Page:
A warrior with questionable intentions . . .
The word ‘idea’ is frighteningly specific. Everything about this story, right down to the plot, morphed as I wrote it. And rewrote. And wrote again . . . . The writing of this story is a saga all on its own.
As far as when the first little hard kernel of an idea came to me . . . Back in 2006 or 2007, I had an idea about a woman being taken somewhere she did not want to go. As I imagined it, the story had a rather Robin Hood-esque feel, except for a few small details: the hero was the one taking her where she didn’t want to go, and the heroine was the Robin Hood character. :-)
Defiant today bears very little resemblance to this, but I still see that story down there in the creative ‘well,’ so to speak. :-)
What research did you do?
I did extensive research on King John’s reign, with special attention to the time of Magna Carta. I researched via tottering piles of the big, fat academic books—the wonderful kind--and I also researched online. Since I have written many stories set in this era, some of my research is the sort that’s done over years, and the knowledge gets rather embedded, for better or worse. But luckily, there’s always research specific to the particular story, and that’s fun.
(And then, of course, there’s always the chopping of scenes with research done specifically for the story, which is not so fun. But the point is to unwrap the story, not the research.)
A sampling of some research done specifically for Defiant: King’s John’s household knights; slave trade in 12th and 13th century; travel distances & methods in 13th c England; river ferry travel; perceptions of disease and contagion; manuscript coverings/bindings; children’s games; treatment of Jews in King John’s time; goldsmithing and jewelry-making; wolves and their extinction in medieval England.
If you viewed documents, where did you go and how did you find them?
As alumni of my university, I was able to access many online articles via JSTOR and MUSE, two wonderful resources of digitalized academic journals. I also used Oxford Biographies. I, sadly, was not able to view any source documents in person.
Yes, constantly, in my head. :-)
What is your ideal writing routine?
I definitely write by the seat of my pants—my muse is a fickle thing, and comes in strong gusts like a wind, so I really like to grab those times when I can. This could mean writing for 20 out of 24 hours, maybe for days straight. Then the crash.
Which is all fine and good, until you get the fabulous opportunity of having deadlines. Deadlines and seat-of-the-pants writing are mortal enemies in my home, with a young child and little time to write.
Nowadays, I write for whatever time I can get during the day, which, depending on illnesses, school vacations, school activities, carpools, and related, is anywhere from 0 - 4 hours/day. Then I steal from elsewhere. It’s been difficult, but worth it.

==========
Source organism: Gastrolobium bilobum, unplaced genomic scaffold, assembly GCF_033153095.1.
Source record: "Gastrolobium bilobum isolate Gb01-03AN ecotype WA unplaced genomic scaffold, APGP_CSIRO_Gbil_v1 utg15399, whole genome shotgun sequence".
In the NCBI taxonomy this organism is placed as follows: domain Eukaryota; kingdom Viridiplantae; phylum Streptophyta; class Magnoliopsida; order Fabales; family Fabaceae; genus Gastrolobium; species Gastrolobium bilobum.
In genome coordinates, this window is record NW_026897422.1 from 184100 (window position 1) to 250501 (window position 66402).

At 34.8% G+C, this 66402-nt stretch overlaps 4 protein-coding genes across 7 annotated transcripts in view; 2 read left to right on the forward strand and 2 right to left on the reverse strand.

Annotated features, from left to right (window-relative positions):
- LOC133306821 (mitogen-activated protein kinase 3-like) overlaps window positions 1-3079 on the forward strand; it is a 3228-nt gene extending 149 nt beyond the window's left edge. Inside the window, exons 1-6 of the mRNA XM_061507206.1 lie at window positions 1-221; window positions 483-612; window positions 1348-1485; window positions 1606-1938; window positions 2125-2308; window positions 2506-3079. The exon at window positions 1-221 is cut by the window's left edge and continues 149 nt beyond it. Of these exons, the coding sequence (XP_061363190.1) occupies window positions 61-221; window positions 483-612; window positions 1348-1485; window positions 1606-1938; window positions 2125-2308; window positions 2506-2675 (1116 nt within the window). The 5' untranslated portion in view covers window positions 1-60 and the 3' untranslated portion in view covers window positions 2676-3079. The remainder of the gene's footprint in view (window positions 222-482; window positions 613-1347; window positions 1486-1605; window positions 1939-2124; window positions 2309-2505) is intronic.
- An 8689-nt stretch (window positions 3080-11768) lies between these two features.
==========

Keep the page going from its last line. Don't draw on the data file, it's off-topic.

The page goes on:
Do you ‘identify’ with the characters and situations you write?
I’ve never been hunted by kings and barons, so there’s a certain ignorance that I simply have to guess my way through. J But I hope that at their core, the emotional experiences of the characters are the kind of thing anyone can relate to.
The central emotions are pretty similar to what we experience in daily life these days. Loneliness, a sense of your own broken nature, fear of being rejected, unloved, of not belonging, of not being ‘enough’ (good enough, strong enough, etc.), and the deep-down knowledge that fear is the only thing stopping you from being amazing.
These can be pretty universal experiences, and they certainly plague my characters. J In that way, I hope they are familiar and ‘identifiable.’
What have people told you they love about your stories?
The comment I get most often are:
They love The Sexy;
They love the heroes, their goodness and their danger;
They love the competent, strong heroines;
And in Defiant, my current release, some people are really loving what might be a more ‘literary’ feel, while others, not so much. :-)
What kind of heroes do you like the write?
I have a very clear sense of that guy. I call him the ‘good’ alpha.
The man who’s supremely confident in himself and his capabilities, so much so that he has no problem letting the heroine shine. He can be impressed by her, intrigued by her, and royally pissed off by her, without it ever making him feel threatened as a man. He’s the kind of guy who leads because everyone around wants to follow him.
What kind of heroines do you love to write?
I love fish out of water. I love the strong, competent heroine forced into situations that are totally unexpected, for which (she thinks) she’s totally unprepared. I love the woman who becomes determined not to get pushed around, even in a time when women were eminently push-able.
What's up next?
I’m working on another sexy medieval adventure for Pocket, about a con man and a bankrupt silk merchant in late 13th century England. Of course, things can change rapidly in these story worlds. But I know for sure it’ll be super sexy, adventure-y, and the hero will get utterly upended by the heroine. :-)
Thanks so much for having me by today!
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